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Pocatello Officer Recalls Sheriff Arrest 29 Years Before Biggest WY Bank Heist

Police Officer Recalls Bank Robbery...

POCATELLO - On Tuesday, a federal judge ordered a Pocatello man, Donald Sample, aka Donald Alexander Sheriff, 60, to spend the next 30 years behind bars after he was convicted of the biggest bank robbery in Wyoming back in 2013.

(Full story here: http://www.localnews8.com/news/crime-tracker/pocatello-mans-bank-robbery-career-ends/619689767)

On Wednesday, Local News 8 discovered there was a Pocatello Police officer who single-handedly caught Sheriff as he was fleeing from a Pocatello bank in 1988.

Lt. Paul Manning was only six years into the job, assigned to traffic duties that day, when he happened to be less than three blocks from what was then the Bank of Idaho, when his police scanner alerted units of an armed robbery happening at that bank.

"I just couldn't believe it," Manning recalled after seeing Sheriff's face on the news for what seemed like something he was re-living nearly 30 years later. "To see his face again after 29 years, and here he's doing the exact same thing that I had arrested him for is such a blast from the past."

Manning said he pulled-in behind the Wall to Wall Flooring company, not knowing he was about to come face-to-face with the armed robber.

"If I were to retire tomorrow, I would say this was the highlight, or the most memorable event that has happened in my almost 35-year career," Manning said.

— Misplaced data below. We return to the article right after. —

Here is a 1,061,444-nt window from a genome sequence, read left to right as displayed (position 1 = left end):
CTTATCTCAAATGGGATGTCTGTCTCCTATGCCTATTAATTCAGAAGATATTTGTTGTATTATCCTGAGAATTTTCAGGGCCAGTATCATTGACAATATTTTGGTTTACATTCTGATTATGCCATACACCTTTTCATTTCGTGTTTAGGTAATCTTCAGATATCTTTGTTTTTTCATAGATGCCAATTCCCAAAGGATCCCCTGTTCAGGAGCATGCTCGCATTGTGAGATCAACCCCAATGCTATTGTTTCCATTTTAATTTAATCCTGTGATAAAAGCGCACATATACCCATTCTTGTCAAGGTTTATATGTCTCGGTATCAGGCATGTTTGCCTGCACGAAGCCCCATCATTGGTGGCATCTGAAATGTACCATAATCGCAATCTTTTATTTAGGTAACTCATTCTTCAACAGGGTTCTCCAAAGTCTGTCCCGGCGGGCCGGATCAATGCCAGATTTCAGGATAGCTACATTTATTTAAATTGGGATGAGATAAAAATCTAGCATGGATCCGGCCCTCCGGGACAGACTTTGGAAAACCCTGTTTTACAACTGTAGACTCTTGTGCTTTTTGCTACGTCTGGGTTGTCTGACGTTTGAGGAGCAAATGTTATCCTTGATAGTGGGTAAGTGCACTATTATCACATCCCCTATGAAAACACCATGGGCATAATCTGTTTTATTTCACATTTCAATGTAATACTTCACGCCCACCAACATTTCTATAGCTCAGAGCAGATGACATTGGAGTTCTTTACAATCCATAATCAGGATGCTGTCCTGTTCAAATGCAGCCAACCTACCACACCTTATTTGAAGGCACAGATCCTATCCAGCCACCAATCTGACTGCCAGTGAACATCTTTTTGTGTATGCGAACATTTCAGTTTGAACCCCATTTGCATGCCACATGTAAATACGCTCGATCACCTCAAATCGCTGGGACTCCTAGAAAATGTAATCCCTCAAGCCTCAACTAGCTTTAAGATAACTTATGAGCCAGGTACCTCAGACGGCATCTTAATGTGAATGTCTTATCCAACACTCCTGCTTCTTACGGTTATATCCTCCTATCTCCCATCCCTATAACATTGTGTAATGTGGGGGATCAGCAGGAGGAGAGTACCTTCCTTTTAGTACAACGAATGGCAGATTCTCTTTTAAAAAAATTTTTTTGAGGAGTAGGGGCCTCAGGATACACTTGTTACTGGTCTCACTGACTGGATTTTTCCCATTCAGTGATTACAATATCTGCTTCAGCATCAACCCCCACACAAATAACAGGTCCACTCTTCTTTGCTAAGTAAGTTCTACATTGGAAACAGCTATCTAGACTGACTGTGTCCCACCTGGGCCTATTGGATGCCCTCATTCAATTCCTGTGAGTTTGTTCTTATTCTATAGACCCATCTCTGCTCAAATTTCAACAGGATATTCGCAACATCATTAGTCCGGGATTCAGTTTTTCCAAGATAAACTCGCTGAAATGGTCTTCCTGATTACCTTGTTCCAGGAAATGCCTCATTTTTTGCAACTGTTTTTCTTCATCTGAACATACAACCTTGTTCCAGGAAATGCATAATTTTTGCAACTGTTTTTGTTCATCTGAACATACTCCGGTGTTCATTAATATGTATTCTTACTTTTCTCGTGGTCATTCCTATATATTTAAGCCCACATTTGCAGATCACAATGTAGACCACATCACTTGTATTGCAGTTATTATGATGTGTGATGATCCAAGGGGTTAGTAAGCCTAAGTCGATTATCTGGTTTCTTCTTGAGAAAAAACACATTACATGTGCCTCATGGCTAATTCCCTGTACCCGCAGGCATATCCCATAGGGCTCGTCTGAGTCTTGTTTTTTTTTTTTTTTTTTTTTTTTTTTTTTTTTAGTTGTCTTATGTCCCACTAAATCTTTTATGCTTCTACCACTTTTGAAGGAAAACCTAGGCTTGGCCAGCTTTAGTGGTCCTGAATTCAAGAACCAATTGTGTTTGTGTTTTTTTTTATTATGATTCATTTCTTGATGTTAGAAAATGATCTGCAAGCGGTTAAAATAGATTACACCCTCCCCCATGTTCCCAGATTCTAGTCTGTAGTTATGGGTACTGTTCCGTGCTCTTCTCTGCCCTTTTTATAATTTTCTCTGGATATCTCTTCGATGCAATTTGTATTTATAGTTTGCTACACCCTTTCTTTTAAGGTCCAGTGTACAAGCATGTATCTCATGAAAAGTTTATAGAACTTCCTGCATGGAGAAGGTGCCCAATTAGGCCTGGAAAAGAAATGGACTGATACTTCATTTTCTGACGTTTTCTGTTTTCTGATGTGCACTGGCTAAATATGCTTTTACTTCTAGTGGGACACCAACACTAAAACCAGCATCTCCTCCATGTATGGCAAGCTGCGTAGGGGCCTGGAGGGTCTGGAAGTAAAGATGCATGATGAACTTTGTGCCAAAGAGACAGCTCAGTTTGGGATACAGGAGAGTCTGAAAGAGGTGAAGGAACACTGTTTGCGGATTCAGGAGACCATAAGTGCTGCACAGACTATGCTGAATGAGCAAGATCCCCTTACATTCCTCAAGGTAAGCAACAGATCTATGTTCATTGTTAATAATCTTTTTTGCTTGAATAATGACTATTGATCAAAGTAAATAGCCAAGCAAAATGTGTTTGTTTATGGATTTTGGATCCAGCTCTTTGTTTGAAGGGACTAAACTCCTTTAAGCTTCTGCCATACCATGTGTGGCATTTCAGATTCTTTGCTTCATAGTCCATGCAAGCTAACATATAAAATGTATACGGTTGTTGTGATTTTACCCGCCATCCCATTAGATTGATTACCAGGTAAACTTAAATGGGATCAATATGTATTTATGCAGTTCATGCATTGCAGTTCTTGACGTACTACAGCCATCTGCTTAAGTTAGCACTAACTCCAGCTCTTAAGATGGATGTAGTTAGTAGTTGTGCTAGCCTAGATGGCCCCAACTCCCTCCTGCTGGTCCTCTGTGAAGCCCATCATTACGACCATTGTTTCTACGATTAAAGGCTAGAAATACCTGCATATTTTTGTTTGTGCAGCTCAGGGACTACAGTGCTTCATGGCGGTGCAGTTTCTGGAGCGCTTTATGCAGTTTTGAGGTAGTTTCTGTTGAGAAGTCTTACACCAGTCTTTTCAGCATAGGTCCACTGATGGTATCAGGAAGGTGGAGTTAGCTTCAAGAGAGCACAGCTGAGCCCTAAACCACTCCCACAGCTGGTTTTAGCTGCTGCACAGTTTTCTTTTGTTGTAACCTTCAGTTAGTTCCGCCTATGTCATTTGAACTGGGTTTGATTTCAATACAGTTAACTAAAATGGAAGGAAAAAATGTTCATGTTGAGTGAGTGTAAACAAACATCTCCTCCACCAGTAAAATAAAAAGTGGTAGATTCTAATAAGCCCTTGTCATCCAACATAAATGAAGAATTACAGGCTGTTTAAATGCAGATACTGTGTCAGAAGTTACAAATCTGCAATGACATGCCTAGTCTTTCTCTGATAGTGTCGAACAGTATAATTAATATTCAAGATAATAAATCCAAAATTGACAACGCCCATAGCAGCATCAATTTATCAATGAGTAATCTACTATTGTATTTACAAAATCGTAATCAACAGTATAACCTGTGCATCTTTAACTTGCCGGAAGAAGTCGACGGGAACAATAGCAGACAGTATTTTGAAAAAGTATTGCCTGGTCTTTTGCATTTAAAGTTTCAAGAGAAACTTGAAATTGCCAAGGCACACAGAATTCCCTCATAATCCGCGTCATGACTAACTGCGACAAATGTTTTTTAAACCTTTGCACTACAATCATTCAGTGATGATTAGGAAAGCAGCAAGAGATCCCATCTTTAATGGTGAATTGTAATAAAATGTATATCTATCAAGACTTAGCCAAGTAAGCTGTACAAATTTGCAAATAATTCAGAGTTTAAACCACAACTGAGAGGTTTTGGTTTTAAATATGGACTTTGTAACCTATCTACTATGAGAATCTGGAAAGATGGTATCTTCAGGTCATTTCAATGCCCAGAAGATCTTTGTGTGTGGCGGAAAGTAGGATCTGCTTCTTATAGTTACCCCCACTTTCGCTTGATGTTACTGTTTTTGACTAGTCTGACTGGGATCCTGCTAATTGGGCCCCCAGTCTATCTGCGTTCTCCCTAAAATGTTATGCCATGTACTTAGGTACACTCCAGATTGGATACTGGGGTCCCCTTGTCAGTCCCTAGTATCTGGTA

Before robbing the bank in Pocatello, he had spent almost two decades in prison for several other robberies, one being out of Montana. Needless to say, he didn't learn his lesson.

"In his previous bank robberies, he got in and got out quickly. However, this time, he got caught because he tried getting the bank manager to open the vault. If he would have done the same thing he had done at other robberies, I could have missed him by a few seconds or a minute."

As soon as Manning pulled up, the dispatcher told him Sheriff was leaving the scene.

"No more than five seconds later, he came running around the corner of the bank and we met face-to-face," Manning described. "As soon as he figured out who I was and when I figured out who he was, he took off running to the south."

That's when Sheriff ducked behind a dumpster in the McDonald's parking lot next door and went to draw his gun.

"I saw him reach under his suit coat and I knew he had a gun since he had displayed the gun during the robbery."

That prompted Manning to shield himself behind a nearby tree, as he took hold of his gun as standard protocol to protect himself.

That's when Sheriff took off once again.

But he didn't get out of the parking lot before he looked over his shoulder, and what he saw made him surrender.

"I'll never forget what he told me. He said, 'when I looked behind me and saw the barrel of your gun pointed at me, I knew whatever money I had in the bag wasn't worth dying for.'"

During an interview with Sheriff, he told police he had intended to fire shots at Manning to give him time to get to his car and take off with the money.

In a strange twist of events, while Manning had the robber on the ground, he heard over the scanner his partner who was coming to assist in the arrest had been in a car accident while en route. In a situation most people would never enjoy finding themselves stuck in, Manning had been faced with making sure the robber stayed put for the next eight minutes until more backup units arrived to make the arrest.

Although Sheriff never robbed a single bank in Pocatello again, he went on to rob four more banks during that time period in both Idaho Falls and Casper, WY.

"As soon as I saw his face reappear on the news, I just relived the whole thing. It's just something you don't forget."

 


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